The Italian Almanac

portrait by Modigliani

Italian News / Art - May 27

About 6,000 documents including diaries, manuscripts, family memoirs and photographs of Amedeo Modigliani will be moved permanently from France to Italy, archive officials said. Most of the documents - believed to be the only ones existing related to the 20th century artist - have been stored mostly at the Paris Montparnasse museum. A few are in other institutions in France.

Now, Christian Parisot, the director of the Modigliani Institut Archives Legales and a longtime Modigliani expert, has decided in consultation with the artist's granddaughter that the materials should be brought to Rome. "Rome is full of beautiful, ancient history," Parisot told a news conference in the Italian capital. "Now, I hope to bring a breath of fresh air from this century."

The documents help shed some light on the short, tragic life of the artist, known for his portraits with elongated facial features and female nudes. "Without archives, there would be no knowledge about the reality of an artist, but only about what he did," Parisot said, adding that in some cases, the documents trace Modigliani's moves from one city to the next, as well as the fact that he lost his documents or did not pay the rent.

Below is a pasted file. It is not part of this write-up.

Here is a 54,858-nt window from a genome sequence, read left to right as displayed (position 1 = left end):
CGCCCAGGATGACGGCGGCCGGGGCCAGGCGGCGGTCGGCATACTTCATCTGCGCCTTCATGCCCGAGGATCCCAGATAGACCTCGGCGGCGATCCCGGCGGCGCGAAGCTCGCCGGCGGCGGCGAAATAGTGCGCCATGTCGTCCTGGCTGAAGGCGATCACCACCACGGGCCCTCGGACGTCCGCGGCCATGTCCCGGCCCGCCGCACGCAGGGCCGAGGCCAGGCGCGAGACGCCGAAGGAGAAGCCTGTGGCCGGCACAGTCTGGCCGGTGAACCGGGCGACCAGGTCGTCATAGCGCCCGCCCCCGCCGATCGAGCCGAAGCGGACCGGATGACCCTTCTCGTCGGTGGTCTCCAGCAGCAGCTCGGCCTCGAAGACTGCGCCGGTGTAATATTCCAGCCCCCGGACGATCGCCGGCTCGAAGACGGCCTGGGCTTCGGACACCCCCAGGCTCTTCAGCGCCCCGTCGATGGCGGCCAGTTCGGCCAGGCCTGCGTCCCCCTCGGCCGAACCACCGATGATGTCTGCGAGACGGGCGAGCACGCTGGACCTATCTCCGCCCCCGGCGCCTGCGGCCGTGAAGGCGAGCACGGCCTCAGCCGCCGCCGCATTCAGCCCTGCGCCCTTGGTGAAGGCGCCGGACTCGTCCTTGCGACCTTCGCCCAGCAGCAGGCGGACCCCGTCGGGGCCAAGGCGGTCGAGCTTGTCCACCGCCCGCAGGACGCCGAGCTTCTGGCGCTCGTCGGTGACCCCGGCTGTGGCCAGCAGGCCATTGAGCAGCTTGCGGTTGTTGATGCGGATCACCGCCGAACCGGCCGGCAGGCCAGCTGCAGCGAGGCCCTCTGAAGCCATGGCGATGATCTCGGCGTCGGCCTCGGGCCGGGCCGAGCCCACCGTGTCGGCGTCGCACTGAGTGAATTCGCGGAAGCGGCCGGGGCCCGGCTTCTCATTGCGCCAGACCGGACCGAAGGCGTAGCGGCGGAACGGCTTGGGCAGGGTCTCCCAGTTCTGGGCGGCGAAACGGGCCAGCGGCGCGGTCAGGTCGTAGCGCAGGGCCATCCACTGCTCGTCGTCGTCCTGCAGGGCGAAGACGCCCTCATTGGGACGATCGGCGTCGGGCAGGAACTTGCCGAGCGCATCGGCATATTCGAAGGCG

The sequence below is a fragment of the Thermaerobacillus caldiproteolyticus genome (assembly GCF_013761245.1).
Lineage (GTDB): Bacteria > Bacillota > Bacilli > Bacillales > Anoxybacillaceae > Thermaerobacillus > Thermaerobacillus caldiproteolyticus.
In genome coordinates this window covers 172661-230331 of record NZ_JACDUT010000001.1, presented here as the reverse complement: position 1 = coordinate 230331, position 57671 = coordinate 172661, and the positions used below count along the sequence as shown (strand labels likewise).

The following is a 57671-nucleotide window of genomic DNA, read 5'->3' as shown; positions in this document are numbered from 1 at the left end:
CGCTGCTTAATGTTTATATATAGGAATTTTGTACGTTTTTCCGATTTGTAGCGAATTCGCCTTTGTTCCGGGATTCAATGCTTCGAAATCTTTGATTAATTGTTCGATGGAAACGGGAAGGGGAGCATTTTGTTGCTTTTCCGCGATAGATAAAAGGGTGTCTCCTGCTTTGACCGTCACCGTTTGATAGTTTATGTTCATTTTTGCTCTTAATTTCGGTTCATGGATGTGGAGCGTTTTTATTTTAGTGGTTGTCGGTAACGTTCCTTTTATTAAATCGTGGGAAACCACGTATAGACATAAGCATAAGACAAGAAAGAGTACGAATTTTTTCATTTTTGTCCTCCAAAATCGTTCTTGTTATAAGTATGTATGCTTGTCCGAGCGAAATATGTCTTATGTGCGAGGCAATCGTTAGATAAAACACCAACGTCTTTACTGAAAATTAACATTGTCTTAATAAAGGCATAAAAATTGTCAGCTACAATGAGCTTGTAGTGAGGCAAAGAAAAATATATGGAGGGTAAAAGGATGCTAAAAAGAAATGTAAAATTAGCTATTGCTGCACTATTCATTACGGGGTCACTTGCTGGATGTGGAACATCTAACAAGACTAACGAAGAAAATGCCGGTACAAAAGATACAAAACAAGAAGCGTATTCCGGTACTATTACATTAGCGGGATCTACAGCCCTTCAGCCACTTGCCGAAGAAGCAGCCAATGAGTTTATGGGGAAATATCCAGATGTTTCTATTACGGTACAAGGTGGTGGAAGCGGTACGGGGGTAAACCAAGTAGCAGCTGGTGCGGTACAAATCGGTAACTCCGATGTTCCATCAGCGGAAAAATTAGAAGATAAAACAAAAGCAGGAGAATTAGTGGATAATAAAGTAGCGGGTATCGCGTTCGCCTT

Modigliani was born July 12, 1884, in Tuscany, Italy, the last of four children of a middle-class Jewish family, and moved to Paris in 1906. Proud of his Italian and Sephardic roots, his intellectual upbringing and his mother's liberal social and political ideals, he lived hard, feeding the myth of the bohemian artist who indulged in wine and drugs.

Modigliani did not align himself with any art movement, and limited himself almost entirely to portraits. He died of tuberculosis in 1920, at age 35, ending a life and career marred by his volatile personality, poverty and poor health. His 21-year-old pregnant lover, Jeanne Hebuterne, committed suicide the day after his death.